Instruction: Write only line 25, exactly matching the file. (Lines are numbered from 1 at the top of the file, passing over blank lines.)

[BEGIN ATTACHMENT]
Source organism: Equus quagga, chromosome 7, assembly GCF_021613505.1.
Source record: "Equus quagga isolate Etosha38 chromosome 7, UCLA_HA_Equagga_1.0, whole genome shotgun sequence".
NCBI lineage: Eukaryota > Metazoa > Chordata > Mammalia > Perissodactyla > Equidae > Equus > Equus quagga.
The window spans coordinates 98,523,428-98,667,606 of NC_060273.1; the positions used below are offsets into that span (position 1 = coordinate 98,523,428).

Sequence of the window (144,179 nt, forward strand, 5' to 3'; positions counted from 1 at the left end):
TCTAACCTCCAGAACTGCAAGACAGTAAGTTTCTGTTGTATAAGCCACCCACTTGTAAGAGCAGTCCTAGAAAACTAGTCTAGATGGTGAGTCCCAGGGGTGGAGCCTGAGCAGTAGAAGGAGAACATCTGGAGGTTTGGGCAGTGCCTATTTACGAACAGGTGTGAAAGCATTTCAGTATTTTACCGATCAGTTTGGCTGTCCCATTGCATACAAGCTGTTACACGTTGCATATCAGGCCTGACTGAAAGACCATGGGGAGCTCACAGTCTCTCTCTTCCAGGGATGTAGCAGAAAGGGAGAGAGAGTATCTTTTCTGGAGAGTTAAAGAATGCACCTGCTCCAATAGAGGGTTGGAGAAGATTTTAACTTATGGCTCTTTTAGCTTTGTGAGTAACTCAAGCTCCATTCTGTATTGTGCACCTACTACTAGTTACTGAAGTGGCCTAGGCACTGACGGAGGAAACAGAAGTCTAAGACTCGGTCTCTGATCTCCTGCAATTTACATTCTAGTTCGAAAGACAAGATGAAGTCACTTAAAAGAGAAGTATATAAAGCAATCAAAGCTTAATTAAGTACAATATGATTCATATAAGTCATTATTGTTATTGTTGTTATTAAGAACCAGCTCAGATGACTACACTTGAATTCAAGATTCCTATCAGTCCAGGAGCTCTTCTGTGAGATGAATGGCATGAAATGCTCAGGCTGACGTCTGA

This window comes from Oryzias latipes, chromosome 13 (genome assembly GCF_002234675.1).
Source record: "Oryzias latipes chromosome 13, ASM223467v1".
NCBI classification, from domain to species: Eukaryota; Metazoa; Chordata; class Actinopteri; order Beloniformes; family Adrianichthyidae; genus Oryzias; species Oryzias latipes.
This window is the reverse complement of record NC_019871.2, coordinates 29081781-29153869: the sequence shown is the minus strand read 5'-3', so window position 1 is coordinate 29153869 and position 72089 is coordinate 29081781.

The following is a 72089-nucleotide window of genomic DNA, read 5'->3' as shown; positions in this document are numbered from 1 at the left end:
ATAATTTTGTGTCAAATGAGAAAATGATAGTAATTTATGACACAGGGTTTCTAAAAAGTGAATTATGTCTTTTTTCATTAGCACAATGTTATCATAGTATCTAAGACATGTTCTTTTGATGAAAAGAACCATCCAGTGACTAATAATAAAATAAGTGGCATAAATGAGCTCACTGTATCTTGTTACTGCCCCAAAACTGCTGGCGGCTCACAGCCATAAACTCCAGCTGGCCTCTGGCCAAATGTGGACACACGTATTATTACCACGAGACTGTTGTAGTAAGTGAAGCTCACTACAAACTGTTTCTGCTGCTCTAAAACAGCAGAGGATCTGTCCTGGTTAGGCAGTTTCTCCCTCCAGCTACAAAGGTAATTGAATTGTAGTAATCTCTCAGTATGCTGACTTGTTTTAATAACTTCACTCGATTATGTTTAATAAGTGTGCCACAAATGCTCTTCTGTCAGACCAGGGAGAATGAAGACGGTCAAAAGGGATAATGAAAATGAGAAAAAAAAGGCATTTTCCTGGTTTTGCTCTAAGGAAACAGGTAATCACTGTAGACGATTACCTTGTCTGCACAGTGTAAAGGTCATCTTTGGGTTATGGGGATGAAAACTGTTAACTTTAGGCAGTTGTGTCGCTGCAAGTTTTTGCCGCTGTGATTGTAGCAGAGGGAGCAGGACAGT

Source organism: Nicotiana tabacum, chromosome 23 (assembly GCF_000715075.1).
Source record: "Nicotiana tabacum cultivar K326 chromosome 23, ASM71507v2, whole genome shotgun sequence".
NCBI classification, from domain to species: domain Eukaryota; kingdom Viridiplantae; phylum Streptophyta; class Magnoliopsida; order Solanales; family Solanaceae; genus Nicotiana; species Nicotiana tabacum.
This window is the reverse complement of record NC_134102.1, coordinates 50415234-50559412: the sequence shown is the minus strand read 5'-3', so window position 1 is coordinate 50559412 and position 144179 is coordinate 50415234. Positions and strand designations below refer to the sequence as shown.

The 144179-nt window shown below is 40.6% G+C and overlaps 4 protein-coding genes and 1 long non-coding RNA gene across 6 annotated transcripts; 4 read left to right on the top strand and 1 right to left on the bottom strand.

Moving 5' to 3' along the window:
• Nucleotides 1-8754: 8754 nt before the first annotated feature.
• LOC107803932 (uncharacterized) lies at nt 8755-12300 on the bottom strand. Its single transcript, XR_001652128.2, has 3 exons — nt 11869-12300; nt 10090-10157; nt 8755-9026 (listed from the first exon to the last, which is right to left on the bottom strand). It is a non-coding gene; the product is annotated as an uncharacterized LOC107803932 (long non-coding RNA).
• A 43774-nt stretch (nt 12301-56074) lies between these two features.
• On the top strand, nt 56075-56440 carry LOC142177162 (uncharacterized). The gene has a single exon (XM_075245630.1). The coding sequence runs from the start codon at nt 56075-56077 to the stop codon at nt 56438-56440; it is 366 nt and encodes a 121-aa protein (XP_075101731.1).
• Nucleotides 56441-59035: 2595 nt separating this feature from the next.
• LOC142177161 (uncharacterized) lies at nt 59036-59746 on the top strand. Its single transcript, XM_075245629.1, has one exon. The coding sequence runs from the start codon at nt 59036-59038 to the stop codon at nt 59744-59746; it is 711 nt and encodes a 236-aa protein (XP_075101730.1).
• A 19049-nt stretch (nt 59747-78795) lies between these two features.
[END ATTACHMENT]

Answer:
• A 19049-nt stretch (nt 59747-78795) lies between these two features.